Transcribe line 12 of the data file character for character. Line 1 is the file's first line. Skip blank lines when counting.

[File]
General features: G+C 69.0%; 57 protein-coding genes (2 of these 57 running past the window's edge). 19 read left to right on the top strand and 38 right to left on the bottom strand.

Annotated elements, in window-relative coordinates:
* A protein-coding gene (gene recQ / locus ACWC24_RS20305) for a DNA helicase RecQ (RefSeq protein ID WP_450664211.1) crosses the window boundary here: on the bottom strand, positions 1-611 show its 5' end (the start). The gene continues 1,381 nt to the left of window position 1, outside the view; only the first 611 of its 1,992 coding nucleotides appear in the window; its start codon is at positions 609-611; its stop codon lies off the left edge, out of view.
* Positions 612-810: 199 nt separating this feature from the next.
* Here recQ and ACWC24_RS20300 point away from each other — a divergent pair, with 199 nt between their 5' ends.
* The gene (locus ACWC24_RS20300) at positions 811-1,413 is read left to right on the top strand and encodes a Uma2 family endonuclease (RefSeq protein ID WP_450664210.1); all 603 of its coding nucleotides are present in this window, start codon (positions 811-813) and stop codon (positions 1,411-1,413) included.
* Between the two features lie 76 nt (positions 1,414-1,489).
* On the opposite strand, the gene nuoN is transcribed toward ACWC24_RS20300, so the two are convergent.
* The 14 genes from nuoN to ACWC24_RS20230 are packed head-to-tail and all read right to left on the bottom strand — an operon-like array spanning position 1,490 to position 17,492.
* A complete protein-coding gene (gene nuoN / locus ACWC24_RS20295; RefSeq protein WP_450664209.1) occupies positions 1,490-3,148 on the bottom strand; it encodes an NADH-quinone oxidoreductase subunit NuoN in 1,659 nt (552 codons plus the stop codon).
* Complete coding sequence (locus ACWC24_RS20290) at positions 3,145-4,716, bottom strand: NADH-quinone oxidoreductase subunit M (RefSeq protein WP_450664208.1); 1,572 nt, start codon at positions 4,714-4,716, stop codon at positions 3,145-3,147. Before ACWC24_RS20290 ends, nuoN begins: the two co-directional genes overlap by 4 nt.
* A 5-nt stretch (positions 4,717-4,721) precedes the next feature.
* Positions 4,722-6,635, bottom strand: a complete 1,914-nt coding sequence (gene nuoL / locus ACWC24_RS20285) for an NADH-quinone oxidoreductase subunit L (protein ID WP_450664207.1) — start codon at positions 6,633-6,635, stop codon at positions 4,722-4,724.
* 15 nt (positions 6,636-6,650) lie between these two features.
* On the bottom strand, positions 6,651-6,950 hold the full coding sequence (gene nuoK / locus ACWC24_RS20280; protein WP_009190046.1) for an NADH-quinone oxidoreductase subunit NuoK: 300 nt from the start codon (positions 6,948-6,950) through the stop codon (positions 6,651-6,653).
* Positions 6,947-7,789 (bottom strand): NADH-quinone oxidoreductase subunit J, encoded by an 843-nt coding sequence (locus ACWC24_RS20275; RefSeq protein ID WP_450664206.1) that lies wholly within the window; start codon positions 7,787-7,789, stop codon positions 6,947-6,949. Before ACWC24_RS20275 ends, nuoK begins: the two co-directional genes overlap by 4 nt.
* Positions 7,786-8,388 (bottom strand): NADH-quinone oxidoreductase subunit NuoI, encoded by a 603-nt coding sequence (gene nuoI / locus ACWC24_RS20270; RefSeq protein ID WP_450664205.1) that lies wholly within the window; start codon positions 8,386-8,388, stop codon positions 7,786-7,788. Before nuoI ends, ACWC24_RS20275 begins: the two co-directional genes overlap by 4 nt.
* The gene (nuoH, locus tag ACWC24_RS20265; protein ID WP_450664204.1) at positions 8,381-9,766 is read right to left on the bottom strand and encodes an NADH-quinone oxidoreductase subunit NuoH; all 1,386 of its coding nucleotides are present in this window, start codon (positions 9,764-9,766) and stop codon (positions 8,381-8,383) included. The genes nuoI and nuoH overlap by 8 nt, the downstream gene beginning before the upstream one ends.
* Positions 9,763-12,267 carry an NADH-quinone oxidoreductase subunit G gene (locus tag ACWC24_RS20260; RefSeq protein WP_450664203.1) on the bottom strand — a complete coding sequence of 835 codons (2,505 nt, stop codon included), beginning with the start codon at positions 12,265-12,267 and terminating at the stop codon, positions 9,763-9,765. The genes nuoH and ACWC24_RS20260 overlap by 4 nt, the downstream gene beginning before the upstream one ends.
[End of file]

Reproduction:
* A 5-nt stretch (positions 4,717-4,721) precedes the next feature.